Naked If I Want To

Why Is It So Hard For Us Ladies To Love The Skin We're In?


The other day, on my birthday, a friend of mine took me to this crazy positive mantra aerobics class at her gym. I went with a snarky heart. I hate gyms. They give me PTSD. They remind me of a horrible eating disorder I had  in college. Every now and then I get an acid flashback to my gym bunny days: late nights in the late nineties gerbiling away my dinner calories on the elliptical in my dorm basement watching Dawson's Creek, mentally measuring the midnight snack calories of ritalin, gummi bears, frozen yogurt and natty lite beer I would soon devour. Once I discovered yoga there was no turning back. I can practice in my pajamas, there are no mirrors on the walls  and sometimes I fall asleep on my mat and no one cares.



Long story short, I ended up liking the aerobics class. Picture booty bass blasting and a bunch of women jumping around gyrating like strippers, kicking the air and screaming things like “I am generous! The universe loves me!” It was totally fun and I am going back tomorrow.  But that’s not the point. What I wanted to mention is the little dharma talk the teacher gave before class began. She said went to some event with Eve Ensler the week before — and spouted off some horrible statistics about women and violence. She said she had three young daughters and these statistics affected her profoundly. Then she spoke of self-love. She told us to bring love into the world, everywhere we go. Naturally I was into it. I mean, who isn’t?  Love is great. Love is all you need, blah blah. She went on to say that it’s truly impossible to fully be a channel of love and to love others —  to deeply, fully honestly love others — if we do not love ourselves. Then she said that loving ourselves starts with loving our bodies.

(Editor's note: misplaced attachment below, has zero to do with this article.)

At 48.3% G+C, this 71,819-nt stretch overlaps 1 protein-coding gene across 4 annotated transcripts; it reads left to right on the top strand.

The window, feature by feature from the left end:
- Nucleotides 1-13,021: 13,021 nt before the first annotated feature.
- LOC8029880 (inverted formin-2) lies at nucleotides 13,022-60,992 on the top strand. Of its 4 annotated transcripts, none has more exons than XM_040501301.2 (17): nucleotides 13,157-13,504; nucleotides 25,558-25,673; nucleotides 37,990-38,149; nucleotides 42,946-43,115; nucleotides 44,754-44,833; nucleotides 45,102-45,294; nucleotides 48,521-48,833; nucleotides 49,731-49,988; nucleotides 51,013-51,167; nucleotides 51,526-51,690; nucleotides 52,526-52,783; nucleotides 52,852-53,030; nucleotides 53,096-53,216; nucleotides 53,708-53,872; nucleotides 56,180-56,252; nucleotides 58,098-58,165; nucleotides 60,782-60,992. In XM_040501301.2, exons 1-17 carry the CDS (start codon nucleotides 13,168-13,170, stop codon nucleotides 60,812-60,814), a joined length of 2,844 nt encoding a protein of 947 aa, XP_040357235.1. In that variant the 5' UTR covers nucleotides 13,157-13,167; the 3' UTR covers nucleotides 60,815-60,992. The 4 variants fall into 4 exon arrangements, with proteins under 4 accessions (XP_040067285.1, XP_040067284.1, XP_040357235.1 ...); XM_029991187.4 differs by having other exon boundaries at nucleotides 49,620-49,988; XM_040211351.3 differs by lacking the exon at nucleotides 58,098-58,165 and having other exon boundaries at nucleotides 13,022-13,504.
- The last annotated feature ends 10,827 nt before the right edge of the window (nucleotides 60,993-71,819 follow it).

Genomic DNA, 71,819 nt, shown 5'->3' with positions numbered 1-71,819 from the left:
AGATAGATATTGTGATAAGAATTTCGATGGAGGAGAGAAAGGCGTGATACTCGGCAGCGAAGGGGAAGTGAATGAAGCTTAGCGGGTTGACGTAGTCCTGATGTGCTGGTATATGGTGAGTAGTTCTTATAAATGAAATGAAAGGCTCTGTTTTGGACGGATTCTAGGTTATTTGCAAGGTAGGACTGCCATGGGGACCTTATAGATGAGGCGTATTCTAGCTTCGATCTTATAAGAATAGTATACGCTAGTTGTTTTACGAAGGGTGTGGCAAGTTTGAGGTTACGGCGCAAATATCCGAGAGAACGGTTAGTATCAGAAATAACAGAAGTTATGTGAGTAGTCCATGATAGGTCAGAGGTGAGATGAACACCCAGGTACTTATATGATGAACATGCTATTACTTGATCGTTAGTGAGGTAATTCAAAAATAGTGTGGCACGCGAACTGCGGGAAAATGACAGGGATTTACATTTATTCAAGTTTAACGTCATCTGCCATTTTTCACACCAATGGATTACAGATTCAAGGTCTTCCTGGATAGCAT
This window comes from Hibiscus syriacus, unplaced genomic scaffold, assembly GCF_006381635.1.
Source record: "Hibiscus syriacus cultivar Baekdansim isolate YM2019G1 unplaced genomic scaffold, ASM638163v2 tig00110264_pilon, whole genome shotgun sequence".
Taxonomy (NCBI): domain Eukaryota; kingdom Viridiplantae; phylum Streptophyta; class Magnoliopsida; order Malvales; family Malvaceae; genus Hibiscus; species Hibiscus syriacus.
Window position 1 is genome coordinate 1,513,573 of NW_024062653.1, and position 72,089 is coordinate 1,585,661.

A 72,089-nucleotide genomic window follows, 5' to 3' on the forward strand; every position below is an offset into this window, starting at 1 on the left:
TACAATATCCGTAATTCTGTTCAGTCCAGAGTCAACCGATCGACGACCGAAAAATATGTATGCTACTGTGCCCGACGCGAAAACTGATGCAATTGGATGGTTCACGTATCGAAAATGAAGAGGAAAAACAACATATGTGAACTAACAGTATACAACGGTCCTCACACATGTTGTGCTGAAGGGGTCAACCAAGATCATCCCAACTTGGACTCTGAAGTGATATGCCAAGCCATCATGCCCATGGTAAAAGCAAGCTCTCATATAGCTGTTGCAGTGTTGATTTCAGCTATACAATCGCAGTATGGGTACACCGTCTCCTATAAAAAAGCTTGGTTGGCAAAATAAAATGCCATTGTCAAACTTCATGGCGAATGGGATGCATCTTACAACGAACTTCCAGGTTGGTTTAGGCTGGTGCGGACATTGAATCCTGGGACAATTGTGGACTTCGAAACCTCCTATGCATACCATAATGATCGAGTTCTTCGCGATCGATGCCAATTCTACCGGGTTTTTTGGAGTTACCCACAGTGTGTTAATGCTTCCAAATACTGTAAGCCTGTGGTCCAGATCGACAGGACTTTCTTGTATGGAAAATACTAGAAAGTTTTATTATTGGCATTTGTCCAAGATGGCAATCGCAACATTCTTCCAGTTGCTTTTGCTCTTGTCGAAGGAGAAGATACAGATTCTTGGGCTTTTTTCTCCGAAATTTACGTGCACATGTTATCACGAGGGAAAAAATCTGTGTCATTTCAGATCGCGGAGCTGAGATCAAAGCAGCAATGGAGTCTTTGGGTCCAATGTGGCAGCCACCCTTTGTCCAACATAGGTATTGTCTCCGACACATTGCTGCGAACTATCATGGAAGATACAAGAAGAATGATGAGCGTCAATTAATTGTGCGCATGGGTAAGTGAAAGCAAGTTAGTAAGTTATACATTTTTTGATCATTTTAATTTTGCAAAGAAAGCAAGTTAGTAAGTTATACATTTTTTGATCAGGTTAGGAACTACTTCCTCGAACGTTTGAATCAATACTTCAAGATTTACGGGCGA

She didn’t say that we had to be kinda, sorta, be a little bit okay with our own bodies.

She said we had to love them.



I can't tell you how many nights I’ve spent staring at my naked reflection in the full-length mirror with pure black poison in my heart. Wishing I was Kate Moss. Or Milla Jovovich. Or some other impossibly pretty magazine model with a high perfect nose and ass. The hatred has subsided some since I’ve had my daughter — one of the nice things about being a mom is that there is not that much time to obsess over appearance. But I still think I have thin lips and lopsided eyes and a double chin. Don't get me started on my kankles and saggy boobs. My list goes on. I’m sure yours does, too. This past summer, I watched my niece Roxy, aged 7, at the beach in her red bathing suit, having a blast with the boys, kicking soccer balls, eating hot dogs, ice cream, turning cartwheels, laughing loudly. Her lack of inhibition was intoxicating. But how many more years ‘til she starts comparing her belly with the girls in bikinis she sees on TV? Two? Three? I went on my first diet in third grade. Isn't it so weird and cruel sometimes, being born into a human body? That we are all sort of destined to hate the skin we are in?



I know it’s pretty hypocritical, the fact that I work in fashion, and here I am, blathering on about media depiction of women and the damage it causes. A big part of my job as is concepting a very particular beauty ideal, creating it, executing it, bringing it alive through words and pictures and clothes. Just poke around on our website or social media channels and you’ll know what I mean. Beautiful women everywhere. Some days I find it inspiring, others depressing. Our insecurities make the world of fashion go ‘round.  If only there was a magic pill we could all take that made our self-doubt disappear. Imagine how many industries would go out of business. No need to buy the cream. No need to buy the clothes. We’d eat food, not dogma. All you need is love. Easier said than done.



….And can I just say, as an aside and totally unrelated but maybe it is, that I am so F*&*ING sick of this cold weather? It’s been relentless, month after month, the whipping winds, the frigid snow, I’ve been wearing the same long underwear and ski jacket since December, haven’t bothered to shave my legs or apply perfume, what’s the point, it’s all going to be covered up all day anyway. I’m sick of the scarves and sweaters and layers of coats and calendula face cream; I want loose gauze dresses and strappy leather sandals,  lemon lotion on my legs and rose oil in my belly button, I want iced coffee with milk + honey and to run down the street with my hair in the air and the warmth everywhere; I want to feel the sun on my skin. Any day now the crocuses are going to come up. I know they will. Just when you are certain it will never be springtime again, the spring comes. The spring comes. –Molly Guy


Image: Timeout